Using Tongan indigenous concepts as analytic tools, and paying rigorous attention to particular cases of healing, is part of Mike's aim to contribute to changes in health policy, health communication and outcomes in Tonga and New Zealand. His use of video as an integral part of research and culturally sensitive collaboration culminated in the production of the documentary film, The Healer and the Psychiatrist (2019). As a visual intervention, the film also intends to contribute to wider debates in Global Mental Health.
The documentary won the Society of Visual Anthropology (SVA) Film Festival’s Best Feature Film Award 2020 and has been screened in numerous film festivals, including the Hawaii International Film Festival 2020, and academic conferences worldwide. Collaboration with Aotearoa and Tonga-based NGOs will ensure the film will be used for health improvement in the Tongan community. The allied transmedia ‘Project Pouono’ is an attempt to encourage talanoa and decolonise discussion on important questions of health communication and potential collaboration between healers and psychiatrists globally.
Dr Poltorak’s first documentary with the Tongan comedian Tevita Koloamatangi was released in 2010 and has contributed to the use of comedy in youth projects and performances as well as making the subject's comedy accessible to a global audience, including second and third generations Tongans. Fun(d)raising: The Secret of Tongan Comedy is an intervention into the cultural politics of representation of Tonga, through looking at the motivations of comedians and the focus of their comedy. Its origins lie in a desire for epistemologically and ethnographically led film-making emergent of living with people for long periods, and making films that have community value.
These principles are demonstrated in One Week West of Molkom, a documentary response to Four Miles North of Molkom, that focuses on volunteerism in the Swedish intentional community of Angsbacka, and in the documentary Five Ways In, which explores the dance and movement form of contact improvisation at an international festival in Freiburg.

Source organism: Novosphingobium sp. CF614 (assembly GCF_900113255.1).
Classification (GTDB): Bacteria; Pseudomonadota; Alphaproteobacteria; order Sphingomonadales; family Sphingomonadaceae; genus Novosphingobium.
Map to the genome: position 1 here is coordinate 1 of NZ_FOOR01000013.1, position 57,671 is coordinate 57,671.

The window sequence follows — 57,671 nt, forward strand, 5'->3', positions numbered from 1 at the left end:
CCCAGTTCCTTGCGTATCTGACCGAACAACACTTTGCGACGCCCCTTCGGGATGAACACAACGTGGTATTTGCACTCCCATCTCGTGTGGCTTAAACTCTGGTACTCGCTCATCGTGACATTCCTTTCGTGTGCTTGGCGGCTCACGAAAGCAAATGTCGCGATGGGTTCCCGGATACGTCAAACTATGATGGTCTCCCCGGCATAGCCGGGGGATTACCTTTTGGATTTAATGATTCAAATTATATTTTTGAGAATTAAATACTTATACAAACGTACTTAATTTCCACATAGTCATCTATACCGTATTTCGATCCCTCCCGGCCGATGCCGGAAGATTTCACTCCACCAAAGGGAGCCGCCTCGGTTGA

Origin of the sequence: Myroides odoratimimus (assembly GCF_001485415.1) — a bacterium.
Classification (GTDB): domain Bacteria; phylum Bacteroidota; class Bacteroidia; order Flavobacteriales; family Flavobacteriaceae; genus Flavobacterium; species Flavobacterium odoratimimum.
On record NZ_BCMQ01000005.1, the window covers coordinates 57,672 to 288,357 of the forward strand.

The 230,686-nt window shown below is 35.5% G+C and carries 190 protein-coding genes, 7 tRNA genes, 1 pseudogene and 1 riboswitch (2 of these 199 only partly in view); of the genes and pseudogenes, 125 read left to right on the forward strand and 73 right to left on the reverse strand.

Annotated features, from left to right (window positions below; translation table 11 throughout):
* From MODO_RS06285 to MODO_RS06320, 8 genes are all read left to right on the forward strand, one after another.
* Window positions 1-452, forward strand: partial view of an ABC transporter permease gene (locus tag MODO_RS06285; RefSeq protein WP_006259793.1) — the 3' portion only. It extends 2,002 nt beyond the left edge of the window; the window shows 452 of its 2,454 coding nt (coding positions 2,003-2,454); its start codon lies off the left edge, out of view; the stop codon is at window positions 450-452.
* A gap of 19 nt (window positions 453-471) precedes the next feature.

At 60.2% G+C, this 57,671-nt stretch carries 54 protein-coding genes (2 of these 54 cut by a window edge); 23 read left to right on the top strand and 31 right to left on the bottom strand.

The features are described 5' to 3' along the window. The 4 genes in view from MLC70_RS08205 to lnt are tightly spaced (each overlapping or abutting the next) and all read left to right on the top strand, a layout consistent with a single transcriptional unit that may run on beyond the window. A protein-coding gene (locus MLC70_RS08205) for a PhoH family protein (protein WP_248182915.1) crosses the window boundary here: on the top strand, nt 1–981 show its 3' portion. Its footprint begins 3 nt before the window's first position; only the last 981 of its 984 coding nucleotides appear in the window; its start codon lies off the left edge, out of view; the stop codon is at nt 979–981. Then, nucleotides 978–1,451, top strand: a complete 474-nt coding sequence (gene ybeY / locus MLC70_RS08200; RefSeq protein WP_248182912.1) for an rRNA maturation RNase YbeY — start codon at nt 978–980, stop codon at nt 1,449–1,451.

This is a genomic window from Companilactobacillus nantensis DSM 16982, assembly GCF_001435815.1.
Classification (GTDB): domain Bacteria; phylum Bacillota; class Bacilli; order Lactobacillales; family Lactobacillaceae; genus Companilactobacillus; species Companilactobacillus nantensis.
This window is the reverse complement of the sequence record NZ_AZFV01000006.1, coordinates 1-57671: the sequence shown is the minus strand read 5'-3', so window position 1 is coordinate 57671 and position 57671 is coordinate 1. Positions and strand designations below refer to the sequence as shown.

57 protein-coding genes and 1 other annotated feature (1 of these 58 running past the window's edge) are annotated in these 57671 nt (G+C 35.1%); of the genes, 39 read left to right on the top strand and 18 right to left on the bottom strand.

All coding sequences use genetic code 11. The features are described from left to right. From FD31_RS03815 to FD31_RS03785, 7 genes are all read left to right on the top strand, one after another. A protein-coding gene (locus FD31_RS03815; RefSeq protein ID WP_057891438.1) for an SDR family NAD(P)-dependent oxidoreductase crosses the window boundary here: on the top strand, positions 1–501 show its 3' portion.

A concern with epistemological dialogue led to policy-engaged research on resistance to vaccination in the UK. This prompted Mike's commitment to bringing anthropological insights to issues of public and policy concern. He has written on the need for interdisciplinarity in addressing rising rates of mental illness in Tonga and advocated for greater understanding of the role and commitments of traditional healers.
As a Research Fellow, Dr Poltorak researched parental engagement with the MMR vaccination in Brighton and Hove (University of Sussex/IDS, 2003-2004), part of a project aimed at generating comparative insights into science–society relations in the context of current crises in vaccination research and delivery regimes in the UK and West Africa. The resulting, widely-cited publication gave an ethnographically grounded explanation for the wider contexts of resistance to the MMR vaccination that addressed popular media misrepresentations of misinformed or ignorant parents.
Mike is currently dedicated to further writing and film productions in relation to the documentary The Healer and the Psychiatrist, to ensure it realises the intention to contribute to the improvement of health outcomes in Tonga and in the Tongan diaspora. Future research and collaboration inspired by Tongans’ radical sociality will focus on (a) social health and eco-villages; and (b) cases of radical inclusivity for migrants in contemporary cultures and in history.